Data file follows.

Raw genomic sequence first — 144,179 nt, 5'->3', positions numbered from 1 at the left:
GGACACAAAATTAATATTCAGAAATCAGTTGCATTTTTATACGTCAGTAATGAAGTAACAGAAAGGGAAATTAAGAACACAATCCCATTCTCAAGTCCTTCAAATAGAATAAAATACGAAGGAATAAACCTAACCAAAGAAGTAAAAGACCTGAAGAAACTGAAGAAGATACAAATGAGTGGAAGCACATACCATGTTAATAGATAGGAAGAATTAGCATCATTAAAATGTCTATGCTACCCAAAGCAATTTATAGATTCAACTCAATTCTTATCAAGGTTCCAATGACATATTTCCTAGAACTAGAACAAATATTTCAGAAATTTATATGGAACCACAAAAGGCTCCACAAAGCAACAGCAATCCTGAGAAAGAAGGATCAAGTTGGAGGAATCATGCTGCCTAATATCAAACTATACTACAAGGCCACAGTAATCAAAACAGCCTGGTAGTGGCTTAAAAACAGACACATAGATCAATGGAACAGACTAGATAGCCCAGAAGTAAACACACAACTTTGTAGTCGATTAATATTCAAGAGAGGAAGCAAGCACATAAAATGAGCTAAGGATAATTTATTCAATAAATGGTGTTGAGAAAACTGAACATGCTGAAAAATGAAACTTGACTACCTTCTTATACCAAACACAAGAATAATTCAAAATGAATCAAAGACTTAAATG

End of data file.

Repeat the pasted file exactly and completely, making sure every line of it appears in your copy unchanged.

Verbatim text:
Raw genomic sequence first — 144,179 nt, 5'->3', positions numbered from 1 at the left:
GGACACAAAATTAATATTCAGAAATCAGTTGCATTTTTATACGTCAGTAATGAAGTAACAGAAAGGGAAATTAAGAACACAATCCCATTCTCAAGTCCTTCAAATAGAATAAAATACGAAGGAATAAACCTAACCAAAGAAGTAAAAGACCTGAAGAAACTGAAGAAGATACAAATGAGTGGAAGCACATACCATGTTAATAGATAGGAAGAATTAGCATCATTAAAATGTCTATGCTACCCAAAGCAATTTATAGATTCAACTCAATTCTTATCAAGGTTCCAATGACATATTTCCTAGAACTAGAACAAATATTTCAGAAATTTATATGGAACCACAAAAGGCTCCACAAAGCAACAGCAATCCTGAGAAAGAAGGATCAAGTTGGAGGAATCATGCTGCCTAATATCAAACTATACTACAAGGCCACAGTAATCAAAACAGCCTGGTAGTGGCTTAAAAACAGACACATAGATCAATGGAACAGACTAGATAGCCCAGAAGTAAACACACAACTTTGTAGTCGATTAATATTCAAGAGAGGAAGCAAGCACATAAAATGAGCTAAGGATAATTTATTCAATAAATGGTGTTGAGAAAACTGAACATGCTGAAAAATGAAACTTGACTACCTTCTTATACCAAACACAAGAATAATTCAAAATGAATCAAAGACTTAAATG